The Mysterious Light of Rembrandt’s Faust
Leaving not a record or even a name for his work, Rembrandt’s 1652 etching of a man gazing at a mysterious bright light continues to evade decisive interpretation. Referred to as first as, The Practicing Alchemist in 1679, and then later as Faust in his Study, the Rembrandt scene raises many questions. Most noticeably are the inscriptions and the sudden appearance of an apparition which causes viewers to reflect; like the man in the etching.
Depicted in the image are a globe, human skull, books, work area, papers, and other objects which suggest the individual (along with his style of clothing), is a learned man. Although details (like whether the globe is an astronomical or geographical globe which would help to determine what type of study the man was occupied with), are left out, viewers realize he has been interrupted from his work. The vision which appears to him gains his full attention.
From the unexpected illumination, one hand is noticed to be holding a mirror, while the other hand is pointing into it. The face of the apparition cannot be seen, as this is where the circular shape and rays emanate. Within the spherical shape, the inscriptions, INRI (central), surrounded by ADAM TE DAGERAM, and a third circular arrangement of AMRTET ALGAR ALGASTNA are written. A few cross like symbols separate the words.
INRI is an acronym of Iesus Nazarenus Rex Iudaeorum/Jesus of Nazarene, King of the Jews. This was written during the crucifixion and placed above Jesus’ head on the cross. Since stating in the Bible who was on the cross (Luke 23:38, “This is the King of Jews”), could this inscription also imply who is appearing in Rembrandt’s Faust?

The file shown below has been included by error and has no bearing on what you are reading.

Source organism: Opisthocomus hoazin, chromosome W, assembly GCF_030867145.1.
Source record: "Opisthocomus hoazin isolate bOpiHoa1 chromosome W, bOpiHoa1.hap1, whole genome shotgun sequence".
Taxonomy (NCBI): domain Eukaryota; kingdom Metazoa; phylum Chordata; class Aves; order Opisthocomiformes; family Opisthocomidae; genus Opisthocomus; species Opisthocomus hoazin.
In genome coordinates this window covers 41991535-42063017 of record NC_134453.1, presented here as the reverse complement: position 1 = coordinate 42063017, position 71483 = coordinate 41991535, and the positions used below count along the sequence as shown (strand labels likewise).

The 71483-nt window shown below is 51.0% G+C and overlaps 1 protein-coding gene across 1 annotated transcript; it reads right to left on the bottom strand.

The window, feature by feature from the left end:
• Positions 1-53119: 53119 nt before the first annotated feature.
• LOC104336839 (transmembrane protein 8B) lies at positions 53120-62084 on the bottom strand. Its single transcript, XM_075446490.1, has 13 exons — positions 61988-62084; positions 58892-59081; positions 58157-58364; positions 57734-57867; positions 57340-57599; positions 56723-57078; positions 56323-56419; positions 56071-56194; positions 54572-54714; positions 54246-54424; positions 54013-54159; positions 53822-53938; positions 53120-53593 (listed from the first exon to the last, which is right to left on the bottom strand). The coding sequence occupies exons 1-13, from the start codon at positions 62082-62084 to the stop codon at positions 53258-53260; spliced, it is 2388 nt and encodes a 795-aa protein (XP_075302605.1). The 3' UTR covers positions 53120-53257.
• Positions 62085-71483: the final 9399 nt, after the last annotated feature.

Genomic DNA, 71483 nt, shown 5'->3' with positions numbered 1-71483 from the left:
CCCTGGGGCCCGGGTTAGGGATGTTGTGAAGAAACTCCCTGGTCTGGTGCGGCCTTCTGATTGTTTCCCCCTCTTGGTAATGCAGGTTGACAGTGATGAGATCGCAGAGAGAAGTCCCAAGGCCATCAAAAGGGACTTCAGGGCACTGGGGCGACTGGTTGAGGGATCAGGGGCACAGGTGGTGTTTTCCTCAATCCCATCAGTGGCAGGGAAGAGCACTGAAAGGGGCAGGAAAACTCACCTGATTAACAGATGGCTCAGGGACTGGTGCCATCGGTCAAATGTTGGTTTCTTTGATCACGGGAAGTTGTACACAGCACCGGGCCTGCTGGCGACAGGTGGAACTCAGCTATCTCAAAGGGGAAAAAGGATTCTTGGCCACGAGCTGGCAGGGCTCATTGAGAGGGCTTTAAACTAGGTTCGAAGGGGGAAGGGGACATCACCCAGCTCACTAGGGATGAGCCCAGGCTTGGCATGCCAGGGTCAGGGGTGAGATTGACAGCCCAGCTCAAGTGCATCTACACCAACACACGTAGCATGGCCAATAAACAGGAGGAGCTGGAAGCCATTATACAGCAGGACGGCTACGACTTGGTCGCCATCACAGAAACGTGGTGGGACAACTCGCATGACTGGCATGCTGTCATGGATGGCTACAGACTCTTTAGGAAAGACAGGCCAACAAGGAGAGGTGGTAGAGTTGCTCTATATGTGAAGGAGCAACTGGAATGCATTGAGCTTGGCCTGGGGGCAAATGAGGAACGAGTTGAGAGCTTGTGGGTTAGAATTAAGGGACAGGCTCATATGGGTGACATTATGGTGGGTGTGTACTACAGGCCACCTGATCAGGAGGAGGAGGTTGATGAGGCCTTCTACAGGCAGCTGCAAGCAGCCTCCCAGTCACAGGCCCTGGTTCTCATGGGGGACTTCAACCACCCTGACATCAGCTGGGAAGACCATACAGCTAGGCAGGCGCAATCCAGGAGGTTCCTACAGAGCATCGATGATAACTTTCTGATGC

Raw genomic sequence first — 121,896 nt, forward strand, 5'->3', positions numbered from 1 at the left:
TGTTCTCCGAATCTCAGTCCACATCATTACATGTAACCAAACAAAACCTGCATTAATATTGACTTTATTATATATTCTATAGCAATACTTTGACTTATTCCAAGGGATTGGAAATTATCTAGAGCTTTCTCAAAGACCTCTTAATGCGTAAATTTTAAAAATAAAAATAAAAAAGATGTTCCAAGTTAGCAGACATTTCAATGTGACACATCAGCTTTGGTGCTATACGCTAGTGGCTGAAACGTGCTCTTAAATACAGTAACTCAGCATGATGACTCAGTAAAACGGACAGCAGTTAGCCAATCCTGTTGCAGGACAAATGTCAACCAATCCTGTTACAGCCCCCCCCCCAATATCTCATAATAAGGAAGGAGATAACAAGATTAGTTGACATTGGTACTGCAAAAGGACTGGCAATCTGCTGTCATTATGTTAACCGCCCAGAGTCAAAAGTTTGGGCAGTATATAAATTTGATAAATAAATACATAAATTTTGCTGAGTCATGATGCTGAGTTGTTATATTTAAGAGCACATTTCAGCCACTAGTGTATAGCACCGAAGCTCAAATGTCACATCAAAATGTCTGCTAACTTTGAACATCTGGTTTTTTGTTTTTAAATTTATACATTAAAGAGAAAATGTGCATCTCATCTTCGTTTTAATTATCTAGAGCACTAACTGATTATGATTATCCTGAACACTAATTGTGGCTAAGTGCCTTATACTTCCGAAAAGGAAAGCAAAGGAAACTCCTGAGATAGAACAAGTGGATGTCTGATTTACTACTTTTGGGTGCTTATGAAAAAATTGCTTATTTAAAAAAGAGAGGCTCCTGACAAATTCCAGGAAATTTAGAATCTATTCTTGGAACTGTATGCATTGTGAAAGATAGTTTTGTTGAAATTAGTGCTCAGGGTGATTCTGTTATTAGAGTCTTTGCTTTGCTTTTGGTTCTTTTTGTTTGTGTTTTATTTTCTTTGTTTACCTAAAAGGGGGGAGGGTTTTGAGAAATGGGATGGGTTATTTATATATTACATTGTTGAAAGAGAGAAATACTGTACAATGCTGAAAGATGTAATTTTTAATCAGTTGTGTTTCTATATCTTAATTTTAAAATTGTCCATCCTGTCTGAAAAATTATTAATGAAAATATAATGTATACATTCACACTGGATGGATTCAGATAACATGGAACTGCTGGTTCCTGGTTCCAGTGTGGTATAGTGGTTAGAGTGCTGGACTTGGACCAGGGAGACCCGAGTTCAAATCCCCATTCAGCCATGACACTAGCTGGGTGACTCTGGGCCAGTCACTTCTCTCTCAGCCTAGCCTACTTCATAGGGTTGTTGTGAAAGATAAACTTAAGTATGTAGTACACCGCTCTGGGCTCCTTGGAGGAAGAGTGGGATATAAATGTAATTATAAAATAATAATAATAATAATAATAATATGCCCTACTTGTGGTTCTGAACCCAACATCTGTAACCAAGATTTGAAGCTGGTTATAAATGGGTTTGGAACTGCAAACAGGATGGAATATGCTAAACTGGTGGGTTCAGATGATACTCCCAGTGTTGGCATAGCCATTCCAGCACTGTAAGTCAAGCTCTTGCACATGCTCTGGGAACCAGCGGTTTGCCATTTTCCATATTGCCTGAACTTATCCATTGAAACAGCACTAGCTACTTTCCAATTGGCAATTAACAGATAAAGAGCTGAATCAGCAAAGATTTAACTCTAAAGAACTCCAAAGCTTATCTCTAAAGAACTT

AGLA, depicted in reverse form within the outer circle, is another acronym, and means ‘You O Lord are mighty forever.’ One may wonder if it is in reverse because a person will realize the correct sequence by looking into the mirror; but only by doing so. This seems to match the instruction given by the pointing hand.
As well as the AGLA acronym, the other inscriptions are known to be Cabbalistic writings. They were rarely known, but not unique, in the time of Rembrandt. In an article entitled, Rembrandt’s Faust in his Study (sourced below), it is said this same arrangement was included on amulets and used for protection in battles. This has lent support for the portrayal of the man in Rembrandt’s etching to be involved in more than just normal studies; since these magical items were often associated with higher and secret learning’s.
Given that Rembrandt did not provide an account for his intended meaning of the fine etching, the image will always cause viewers to question. The mystery which surrounds the vision attracts, almost beckons, those who look upon it, to search for meaning. The mirror, the pointing hand, the man captivated by the light; the entire scene welcomes the seeker.
McHenry, Deni MacIntosh, Rembrandt’s Faust in his Study Reconsidered, reviewed July 2012
Carter, Carey, Faust, reviewed July 2012
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